Existing shareholders in Hong Kong-listed Zhongsheng Group Holdings and Indonesia’s PT Sumber Alfaria Trijaya, better known as Alfamart, were in the market last night raising a combined $273 million from accelerated secondary placements.
The Hong Kong deal was the larger of the two at HK$1.32 billion ($170 million) and followed the same pattern as many of the block trades that were in the market last week – pricing at a fairly tight discount and upsizing the offering in full, indicating a continued appetite for risk and for Asian paper. The seller, for the second time since the Chinese car retailer listed in Hong Kong in March last year, was General Atlantic.
The private equity firm offered 60 million shares with the option to upsize to 80 million shares and was able to sell the full amount, reducing its stake in the company to 7.5% from 11.7%. The shares were offered in a range between HK$16.30 and HK$16.80, which translated into a discount of 3% to 5.9% versus yesterday’s closing price of HK$17.32. The deal was well received and, after just 90 minutes of bookbuilding, it was priced in the lower half at HK$16.45 for a discount of 5%. Morgan Stanley was the sole bookrunner.
According to a source, the deal was multiple times covered by a mix of high quality long-only investors and hedge funds. Asia-based accounts dominated, but a few investors in Europe and the US, including some existing shareholders, also participated.
In October, General Atlantic teamed up with Zhongsheng’s controlling shareholder for a joint placement after their IPO lockups expired. At that time, General Atlantic sold some 24.4 million shares, while the controlling shareholder sold 80 million shares. The placement price back then was slightly lower than last night’s trade, at HK$16.42. The controlling shareholder wasn’t able to participate this time as he was still locked up from the previous trade. No lockup was imposed on General Atlantic after the previous sale, which was jointly arranged by Morgan Stanley and UBS. General Atlantic first invested in Zhongsheng in 2008.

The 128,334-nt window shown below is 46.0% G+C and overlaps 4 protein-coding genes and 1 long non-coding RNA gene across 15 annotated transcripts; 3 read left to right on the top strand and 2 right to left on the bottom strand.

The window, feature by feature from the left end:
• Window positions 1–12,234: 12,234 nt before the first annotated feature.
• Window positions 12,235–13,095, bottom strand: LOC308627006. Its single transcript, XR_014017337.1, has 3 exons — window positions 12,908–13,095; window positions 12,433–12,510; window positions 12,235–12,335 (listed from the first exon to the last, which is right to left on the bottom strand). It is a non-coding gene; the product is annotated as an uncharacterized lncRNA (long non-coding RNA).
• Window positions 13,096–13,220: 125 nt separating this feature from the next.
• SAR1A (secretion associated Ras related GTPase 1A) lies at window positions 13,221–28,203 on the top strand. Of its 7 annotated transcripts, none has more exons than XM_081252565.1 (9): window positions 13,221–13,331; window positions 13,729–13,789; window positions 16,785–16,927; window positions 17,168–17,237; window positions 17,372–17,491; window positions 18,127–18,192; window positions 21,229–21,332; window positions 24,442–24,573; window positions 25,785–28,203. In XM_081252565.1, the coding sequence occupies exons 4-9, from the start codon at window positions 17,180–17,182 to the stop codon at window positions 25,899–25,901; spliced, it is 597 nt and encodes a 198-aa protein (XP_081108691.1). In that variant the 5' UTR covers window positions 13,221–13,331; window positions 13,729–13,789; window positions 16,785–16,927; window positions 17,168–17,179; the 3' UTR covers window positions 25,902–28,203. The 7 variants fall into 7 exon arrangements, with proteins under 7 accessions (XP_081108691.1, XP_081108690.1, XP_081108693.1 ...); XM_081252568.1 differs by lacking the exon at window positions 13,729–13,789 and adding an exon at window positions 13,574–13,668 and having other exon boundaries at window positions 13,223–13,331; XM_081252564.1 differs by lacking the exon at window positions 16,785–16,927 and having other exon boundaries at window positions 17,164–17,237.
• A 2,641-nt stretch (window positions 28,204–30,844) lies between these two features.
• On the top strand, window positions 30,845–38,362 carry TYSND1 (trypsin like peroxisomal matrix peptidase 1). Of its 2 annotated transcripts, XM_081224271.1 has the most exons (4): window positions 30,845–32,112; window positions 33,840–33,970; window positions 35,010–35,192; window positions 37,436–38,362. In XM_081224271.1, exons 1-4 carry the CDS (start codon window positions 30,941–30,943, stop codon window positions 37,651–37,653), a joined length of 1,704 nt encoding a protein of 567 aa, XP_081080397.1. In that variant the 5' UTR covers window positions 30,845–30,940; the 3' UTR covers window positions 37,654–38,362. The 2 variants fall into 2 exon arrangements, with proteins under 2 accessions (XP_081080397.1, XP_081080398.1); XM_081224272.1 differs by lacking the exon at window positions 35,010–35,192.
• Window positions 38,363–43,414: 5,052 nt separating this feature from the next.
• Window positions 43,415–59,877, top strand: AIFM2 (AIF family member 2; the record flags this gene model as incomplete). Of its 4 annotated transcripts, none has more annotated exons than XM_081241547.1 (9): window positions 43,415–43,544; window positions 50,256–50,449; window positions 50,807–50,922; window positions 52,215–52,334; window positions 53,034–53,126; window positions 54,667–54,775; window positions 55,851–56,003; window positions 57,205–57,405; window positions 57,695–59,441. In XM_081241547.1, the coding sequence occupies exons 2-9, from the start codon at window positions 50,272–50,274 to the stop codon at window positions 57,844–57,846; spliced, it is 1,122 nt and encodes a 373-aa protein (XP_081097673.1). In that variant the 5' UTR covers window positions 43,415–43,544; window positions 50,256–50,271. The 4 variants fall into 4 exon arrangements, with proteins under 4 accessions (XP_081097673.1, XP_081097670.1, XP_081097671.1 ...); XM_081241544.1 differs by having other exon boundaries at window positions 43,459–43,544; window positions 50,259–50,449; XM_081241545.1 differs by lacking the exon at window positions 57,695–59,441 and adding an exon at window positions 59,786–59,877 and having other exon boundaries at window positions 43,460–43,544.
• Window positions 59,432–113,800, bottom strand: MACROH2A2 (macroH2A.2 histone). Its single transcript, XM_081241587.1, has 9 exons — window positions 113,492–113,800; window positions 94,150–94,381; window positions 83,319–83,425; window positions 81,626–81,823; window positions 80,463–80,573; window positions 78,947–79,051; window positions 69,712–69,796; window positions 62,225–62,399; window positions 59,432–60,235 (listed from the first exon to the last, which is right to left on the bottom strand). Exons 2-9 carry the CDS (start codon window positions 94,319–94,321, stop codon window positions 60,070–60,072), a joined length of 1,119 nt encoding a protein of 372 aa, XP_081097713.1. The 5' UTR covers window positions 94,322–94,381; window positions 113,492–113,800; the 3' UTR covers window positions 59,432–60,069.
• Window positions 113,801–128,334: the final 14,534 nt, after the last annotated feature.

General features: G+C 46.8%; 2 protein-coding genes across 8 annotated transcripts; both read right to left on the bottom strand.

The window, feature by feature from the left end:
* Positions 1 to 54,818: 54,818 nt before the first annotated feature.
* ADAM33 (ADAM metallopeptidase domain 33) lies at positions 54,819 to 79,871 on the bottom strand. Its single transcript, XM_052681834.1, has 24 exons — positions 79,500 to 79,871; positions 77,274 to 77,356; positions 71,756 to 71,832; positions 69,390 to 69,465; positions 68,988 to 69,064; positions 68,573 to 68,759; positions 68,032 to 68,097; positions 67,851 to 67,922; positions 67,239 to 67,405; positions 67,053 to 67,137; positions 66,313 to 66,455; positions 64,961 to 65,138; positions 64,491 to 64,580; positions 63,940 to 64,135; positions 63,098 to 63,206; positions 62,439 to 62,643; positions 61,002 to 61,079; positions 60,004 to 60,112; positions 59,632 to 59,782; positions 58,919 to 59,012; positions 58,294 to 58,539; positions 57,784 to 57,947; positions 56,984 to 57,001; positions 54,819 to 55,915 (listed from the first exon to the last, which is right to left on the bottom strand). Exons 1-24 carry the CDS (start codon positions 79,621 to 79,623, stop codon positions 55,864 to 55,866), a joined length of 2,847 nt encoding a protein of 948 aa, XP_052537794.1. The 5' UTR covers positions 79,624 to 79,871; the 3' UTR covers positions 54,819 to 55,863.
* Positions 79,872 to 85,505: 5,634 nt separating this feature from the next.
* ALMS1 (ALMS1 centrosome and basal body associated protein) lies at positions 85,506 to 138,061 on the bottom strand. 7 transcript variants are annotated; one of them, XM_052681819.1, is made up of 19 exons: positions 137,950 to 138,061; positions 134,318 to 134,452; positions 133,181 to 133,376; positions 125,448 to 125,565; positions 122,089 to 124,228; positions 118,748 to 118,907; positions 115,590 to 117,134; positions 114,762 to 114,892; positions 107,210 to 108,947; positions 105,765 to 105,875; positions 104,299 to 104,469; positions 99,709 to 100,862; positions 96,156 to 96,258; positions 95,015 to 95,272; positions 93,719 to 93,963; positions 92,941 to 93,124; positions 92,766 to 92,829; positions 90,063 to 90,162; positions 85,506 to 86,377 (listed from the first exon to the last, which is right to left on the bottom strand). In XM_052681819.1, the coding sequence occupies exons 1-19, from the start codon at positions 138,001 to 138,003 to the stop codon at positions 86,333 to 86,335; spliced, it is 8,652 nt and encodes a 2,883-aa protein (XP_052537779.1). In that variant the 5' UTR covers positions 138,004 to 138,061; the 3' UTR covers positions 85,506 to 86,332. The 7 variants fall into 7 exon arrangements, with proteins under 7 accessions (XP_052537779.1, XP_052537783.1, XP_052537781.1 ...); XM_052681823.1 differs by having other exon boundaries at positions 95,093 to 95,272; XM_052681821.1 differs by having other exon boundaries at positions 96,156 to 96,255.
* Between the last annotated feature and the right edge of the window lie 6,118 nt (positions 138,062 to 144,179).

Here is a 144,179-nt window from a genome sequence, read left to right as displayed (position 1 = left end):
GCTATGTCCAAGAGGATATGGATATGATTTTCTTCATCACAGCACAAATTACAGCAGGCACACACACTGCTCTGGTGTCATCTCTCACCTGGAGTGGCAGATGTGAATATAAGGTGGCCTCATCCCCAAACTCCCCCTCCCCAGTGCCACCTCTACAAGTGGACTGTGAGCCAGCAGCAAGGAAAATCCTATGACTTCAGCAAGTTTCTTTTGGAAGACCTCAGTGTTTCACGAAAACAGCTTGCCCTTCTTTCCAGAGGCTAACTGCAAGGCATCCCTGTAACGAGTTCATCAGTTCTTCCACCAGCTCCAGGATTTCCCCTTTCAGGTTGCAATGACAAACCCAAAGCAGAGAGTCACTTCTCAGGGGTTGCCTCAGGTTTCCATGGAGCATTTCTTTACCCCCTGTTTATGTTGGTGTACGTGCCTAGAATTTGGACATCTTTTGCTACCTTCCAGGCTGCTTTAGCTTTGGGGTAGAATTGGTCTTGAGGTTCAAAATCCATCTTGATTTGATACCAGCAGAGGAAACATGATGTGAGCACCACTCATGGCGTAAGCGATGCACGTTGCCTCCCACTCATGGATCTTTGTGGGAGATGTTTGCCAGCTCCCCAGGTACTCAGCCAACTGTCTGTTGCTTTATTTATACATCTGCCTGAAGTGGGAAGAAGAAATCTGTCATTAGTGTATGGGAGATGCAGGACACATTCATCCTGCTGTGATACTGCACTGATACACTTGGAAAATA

Meanwhile, the controlling shareholder of Alfamart, Sigmantara Alfindo, offered approximately 343.2 million shares in the Indonesian supermarket chain, which represented about 10% of the outstanding share capital. Taking advantage of the fact that investors like both consumer names and Indonesia at the moment, the offering was partly done to realise some profit, partly to help increase the free-float in the stock, which was only about 20% before the transaction. The sale followed on the back of a non-deal roadshow in November.
The shares were offered at a price ranging from Rp2,700 to Rp3,025, representing a discount of 10% to a premium of 0.8% versus yesterday’s close of Rp3,000. The final price was fixed at Rp2,750 for an 8.3% discount and a total deal size of Rp943.7 billion ($103 million).
A large portion of the demand came from long-only accounts, who were perhaps tempted by the sharp gains in Alfamart’s share price. The stock has tripled from below Rp1,000 in July to Rp3,000 right now. There was no information about the level of demand or how many investors came into the deal, although one source acknowledged that it wasn’t a massive book. UBS was the sole bookrunner.